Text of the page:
In the 2017 provincial general election for British Columbia, just over 61 per cent of registered voters cast their ballot. Of that group, 46 per cent of them were between the ages of 25 and 34. They had the lowest turnout (over 50 per cent of voters 18 to 24 voted that same year).
It was even less in the 2013 election.
Specific statistics for this election won’t be ready for some time, but what is known is that B.C. had historically low voter turnout in 2020 — just over 52 per cent of registered voters as of Oct. 26.
It makes one wonder: why is voter turnout declining?
In general, low voter turnout can be attributed to disillusionment (discovering that something is not as good as one believed), indifference (lack of interest or sympathy) or a sense of futility (the feeling that one’s vote doesn’t count).
And young voters traditionally have lower turnout numbers than the older generations.
There might be a trend here.
In 2015, voter turnout was the highest since 1993, at over 68 per cent. Young voters came out in droves, with the participation of those aged 18 to 24 increasing by over 18 per cent, and the next age group (25 to 34) increasing by 12 per cent.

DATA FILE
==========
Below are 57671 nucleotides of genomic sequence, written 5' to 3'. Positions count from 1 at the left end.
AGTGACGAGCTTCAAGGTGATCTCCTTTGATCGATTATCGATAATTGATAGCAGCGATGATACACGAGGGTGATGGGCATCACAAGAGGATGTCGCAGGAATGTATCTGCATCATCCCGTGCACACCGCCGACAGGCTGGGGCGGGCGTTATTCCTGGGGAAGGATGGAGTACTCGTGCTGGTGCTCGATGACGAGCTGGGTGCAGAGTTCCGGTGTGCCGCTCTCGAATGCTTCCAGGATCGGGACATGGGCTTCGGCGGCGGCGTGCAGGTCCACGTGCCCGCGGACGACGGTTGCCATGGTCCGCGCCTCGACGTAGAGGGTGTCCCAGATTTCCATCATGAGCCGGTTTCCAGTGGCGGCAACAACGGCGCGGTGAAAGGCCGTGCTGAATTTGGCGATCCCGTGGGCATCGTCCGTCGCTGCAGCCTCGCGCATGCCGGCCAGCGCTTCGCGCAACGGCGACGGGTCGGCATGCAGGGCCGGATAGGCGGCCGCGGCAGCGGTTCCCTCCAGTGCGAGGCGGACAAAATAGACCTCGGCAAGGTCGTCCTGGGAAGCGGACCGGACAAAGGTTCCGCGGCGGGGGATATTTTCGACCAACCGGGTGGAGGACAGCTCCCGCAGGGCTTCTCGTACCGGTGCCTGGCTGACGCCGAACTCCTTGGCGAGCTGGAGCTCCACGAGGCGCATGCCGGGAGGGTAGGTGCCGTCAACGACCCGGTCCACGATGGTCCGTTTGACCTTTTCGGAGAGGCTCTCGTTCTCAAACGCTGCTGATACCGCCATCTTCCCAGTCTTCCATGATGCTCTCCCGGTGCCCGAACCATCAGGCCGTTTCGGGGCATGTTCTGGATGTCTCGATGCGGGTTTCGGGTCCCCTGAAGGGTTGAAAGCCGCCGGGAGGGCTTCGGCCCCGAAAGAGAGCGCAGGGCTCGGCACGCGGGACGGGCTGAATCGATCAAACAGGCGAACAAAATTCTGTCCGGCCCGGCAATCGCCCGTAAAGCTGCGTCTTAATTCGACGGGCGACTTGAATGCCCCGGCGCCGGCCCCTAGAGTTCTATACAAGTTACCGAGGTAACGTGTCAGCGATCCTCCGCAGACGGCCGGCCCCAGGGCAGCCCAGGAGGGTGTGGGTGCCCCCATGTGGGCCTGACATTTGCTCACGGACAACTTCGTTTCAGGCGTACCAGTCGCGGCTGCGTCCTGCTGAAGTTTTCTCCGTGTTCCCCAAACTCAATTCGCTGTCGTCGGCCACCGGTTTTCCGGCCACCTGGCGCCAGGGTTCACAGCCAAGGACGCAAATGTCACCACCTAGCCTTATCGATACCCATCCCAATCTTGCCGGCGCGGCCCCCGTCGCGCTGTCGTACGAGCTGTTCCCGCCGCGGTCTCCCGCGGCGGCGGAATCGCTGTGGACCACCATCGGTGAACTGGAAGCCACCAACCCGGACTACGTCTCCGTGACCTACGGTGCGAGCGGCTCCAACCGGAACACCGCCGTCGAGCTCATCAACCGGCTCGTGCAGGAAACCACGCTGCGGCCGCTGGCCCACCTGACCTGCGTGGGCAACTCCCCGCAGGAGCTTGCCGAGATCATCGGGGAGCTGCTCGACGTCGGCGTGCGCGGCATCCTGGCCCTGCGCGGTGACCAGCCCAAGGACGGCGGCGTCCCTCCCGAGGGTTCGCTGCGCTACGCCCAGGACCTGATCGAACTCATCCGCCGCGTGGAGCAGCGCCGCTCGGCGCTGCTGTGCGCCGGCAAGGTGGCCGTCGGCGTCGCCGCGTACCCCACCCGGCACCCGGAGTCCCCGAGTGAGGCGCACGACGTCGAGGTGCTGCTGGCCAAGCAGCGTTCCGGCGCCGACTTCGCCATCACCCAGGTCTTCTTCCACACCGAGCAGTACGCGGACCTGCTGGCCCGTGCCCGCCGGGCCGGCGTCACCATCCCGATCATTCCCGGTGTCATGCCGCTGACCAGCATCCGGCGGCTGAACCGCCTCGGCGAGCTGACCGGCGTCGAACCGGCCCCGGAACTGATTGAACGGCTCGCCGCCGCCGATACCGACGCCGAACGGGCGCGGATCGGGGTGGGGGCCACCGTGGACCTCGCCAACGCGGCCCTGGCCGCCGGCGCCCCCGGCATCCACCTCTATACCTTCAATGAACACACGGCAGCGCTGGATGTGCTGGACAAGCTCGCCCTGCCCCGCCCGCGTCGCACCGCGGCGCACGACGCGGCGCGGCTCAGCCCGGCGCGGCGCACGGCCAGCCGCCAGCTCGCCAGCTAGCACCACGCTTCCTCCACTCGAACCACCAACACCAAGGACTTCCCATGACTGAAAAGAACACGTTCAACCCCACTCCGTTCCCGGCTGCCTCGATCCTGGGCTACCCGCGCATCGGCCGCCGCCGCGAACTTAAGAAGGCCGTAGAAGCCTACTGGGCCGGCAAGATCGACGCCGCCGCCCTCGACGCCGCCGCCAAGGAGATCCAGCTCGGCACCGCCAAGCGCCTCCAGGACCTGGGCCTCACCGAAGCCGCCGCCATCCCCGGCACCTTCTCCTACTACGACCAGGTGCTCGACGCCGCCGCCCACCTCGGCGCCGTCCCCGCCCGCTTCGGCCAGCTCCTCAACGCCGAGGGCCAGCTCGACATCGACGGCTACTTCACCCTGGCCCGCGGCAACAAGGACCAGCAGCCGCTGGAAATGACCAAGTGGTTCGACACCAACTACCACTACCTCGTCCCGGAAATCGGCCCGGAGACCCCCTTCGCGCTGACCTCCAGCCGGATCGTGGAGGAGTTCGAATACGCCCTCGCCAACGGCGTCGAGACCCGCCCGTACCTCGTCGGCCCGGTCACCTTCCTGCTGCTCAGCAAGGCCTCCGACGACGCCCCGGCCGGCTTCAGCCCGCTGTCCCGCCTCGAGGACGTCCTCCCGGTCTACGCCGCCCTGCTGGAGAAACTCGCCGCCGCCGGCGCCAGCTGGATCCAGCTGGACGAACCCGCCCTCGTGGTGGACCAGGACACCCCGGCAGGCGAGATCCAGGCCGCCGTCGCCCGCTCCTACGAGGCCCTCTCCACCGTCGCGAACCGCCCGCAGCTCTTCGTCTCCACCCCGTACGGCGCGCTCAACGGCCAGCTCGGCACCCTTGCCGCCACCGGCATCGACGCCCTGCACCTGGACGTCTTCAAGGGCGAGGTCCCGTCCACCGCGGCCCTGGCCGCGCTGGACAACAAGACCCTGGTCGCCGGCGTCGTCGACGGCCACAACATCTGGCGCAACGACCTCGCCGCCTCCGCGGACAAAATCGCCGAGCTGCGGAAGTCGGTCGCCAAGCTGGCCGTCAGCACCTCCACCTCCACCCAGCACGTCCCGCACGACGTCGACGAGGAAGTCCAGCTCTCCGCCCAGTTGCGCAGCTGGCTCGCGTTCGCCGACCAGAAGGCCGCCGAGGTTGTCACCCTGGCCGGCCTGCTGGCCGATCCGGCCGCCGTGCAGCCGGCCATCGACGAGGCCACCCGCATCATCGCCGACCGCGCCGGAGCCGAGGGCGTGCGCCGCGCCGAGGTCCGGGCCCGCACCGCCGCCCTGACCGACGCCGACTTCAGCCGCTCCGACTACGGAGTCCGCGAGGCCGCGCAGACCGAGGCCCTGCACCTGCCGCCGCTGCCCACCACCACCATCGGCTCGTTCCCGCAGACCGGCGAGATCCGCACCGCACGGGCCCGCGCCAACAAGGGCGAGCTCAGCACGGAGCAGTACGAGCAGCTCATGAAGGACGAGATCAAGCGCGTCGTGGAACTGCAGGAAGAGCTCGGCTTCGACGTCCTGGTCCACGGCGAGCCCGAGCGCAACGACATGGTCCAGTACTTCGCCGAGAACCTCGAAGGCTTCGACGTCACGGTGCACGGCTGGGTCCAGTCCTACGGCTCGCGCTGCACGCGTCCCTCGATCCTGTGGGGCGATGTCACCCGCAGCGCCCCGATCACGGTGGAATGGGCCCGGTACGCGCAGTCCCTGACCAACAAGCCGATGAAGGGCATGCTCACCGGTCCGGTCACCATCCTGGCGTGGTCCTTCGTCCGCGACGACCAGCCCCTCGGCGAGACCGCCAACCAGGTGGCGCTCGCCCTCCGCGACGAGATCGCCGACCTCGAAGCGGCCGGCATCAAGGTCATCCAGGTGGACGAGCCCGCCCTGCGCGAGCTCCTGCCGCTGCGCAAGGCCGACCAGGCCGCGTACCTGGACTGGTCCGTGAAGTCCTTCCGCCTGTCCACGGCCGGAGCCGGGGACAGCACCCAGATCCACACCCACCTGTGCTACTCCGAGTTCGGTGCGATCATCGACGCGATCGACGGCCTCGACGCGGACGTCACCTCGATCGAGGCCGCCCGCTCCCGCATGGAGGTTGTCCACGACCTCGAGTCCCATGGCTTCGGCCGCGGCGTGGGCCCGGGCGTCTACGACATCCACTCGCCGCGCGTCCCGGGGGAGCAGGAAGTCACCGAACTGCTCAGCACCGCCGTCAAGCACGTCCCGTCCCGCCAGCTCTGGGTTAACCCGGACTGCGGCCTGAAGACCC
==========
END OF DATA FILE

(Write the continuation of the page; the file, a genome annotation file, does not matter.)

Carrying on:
These age groups are largely credited as being the driving force for Justin Trudeau’s Liberal majority.
But, they are also the voting group that tends to a sense of disillusionment, indifference and futility: “One vote doesn’t make a difference;” “It doesn’t affect me;” “These choices don’t work for me.”
This was evident in the 2016 presidential election when voters had to choose the best of the worst.
It may also be evident in this years’ election, with the NDP promising the status quo, and the BC Liberals making promises for more cops, axing the PST and privatizing insurance.
These are policies that might not appeal to a majority of young voters, with the Black Lives Matter movement, income and job security concerns amid the pandemic and hearing about monstrous insurance increases in Alberta.
Tom Hawthorn, a contributor for The Tyee, noted evidence suggests the NDP’s historic win is the beginning of “political realignment” in the province.
Only time will tell us how and who voted in this election — and who won.